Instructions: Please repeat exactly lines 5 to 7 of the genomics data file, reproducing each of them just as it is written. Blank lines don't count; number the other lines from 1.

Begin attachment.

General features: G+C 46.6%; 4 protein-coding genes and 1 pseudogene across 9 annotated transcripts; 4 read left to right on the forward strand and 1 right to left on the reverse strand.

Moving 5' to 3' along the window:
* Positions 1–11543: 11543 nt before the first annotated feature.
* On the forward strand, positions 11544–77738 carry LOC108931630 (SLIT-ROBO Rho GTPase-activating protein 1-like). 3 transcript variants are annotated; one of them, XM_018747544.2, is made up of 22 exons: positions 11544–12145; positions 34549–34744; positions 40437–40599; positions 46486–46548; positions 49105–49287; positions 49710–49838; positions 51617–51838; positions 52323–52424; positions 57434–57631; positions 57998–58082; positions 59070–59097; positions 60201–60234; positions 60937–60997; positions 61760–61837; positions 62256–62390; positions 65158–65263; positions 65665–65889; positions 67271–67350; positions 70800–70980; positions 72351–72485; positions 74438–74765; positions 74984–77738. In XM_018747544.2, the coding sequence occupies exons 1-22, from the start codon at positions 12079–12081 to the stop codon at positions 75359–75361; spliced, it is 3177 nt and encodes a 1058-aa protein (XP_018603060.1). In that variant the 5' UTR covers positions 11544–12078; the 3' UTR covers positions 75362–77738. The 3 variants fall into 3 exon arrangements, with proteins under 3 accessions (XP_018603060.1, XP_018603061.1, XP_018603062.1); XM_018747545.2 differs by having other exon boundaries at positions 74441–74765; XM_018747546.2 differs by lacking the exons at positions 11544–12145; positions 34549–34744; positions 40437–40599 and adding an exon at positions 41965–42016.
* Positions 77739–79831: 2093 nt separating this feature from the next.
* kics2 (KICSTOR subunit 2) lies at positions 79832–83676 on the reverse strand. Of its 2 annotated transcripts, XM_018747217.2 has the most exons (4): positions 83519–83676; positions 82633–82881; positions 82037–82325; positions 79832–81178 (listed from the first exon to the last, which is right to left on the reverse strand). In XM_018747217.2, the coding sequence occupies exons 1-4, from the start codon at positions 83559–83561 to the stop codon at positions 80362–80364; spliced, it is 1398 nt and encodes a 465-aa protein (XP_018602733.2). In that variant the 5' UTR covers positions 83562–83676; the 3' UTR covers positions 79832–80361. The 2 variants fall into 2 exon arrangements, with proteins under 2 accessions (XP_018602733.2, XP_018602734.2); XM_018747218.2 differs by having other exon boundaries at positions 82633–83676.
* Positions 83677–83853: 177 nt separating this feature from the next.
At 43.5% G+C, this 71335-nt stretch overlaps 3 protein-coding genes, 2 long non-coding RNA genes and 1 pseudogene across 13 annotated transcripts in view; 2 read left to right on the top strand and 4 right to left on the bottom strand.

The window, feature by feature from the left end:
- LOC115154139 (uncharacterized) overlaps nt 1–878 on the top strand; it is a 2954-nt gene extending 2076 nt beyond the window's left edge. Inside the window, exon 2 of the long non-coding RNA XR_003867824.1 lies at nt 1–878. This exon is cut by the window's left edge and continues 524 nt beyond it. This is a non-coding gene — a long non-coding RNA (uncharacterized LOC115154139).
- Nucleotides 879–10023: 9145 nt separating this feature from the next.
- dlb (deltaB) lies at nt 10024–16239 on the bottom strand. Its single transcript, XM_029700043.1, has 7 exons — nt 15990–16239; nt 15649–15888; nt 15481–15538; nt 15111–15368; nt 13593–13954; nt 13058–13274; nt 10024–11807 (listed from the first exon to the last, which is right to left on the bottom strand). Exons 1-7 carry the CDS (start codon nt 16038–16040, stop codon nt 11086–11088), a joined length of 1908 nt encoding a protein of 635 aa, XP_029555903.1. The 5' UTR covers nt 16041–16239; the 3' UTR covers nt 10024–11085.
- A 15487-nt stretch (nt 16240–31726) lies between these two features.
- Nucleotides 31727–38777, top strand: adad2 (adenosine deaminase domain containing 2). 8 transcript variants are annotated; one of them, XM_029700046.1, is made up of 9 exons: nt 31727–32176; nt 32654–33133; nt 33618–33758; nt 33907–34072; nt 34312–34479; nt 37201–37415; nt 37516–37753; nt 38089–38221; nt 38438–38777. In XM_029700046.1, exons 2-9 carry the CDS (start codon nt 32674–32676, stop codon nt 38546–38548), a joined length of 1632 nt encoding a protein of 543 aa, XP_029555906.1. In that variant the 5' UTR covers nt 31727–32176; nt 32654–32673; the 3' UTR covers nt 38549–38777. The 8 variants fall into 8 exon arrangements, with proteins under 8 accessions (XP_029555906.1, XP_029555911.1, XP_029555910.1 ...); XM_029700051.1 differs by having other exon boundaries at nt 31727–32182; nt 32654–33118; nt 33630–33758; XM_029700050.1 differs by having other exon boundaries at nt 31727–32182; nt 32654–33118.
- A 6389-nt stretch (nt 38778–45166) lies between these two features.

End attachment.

* Positions 77739–79831: 2093 nt separating this feature from the next.
* kics2 (KICSTOR subunit 2) lies at positions 79832–83676 on the reverse strand. Of its 2 annotated transcripts, XM_018747217.2 has the most exons (4): positions 83519–83676; positions 82633–82881; positions 82037–82325; positions 79832–81178 (listed from the first exon to the last, which is right to left on the reverse strand). In XM_018747217.2, the coding sequence occupies exons 1-4, from the start codon at positions 83559–83561 to the stop codon at positions 80362–80364; spliced, it is 1398 nt and encodes a 465-aa protein (XP_018602733.2). In that variant the 5' UTR covers positions 83562–83676; the 3' UTR covers positions 79832–80361. The 2 variants fall into 2 exon arrangements, with proteins under 2 accessions (XP_018602733.2, XP_018602734.2); XM_018747218.2 differs by having other exon boundaries at positions 82633–83676.
* Positions 83677–83853: 177 nt separating this feature from the next.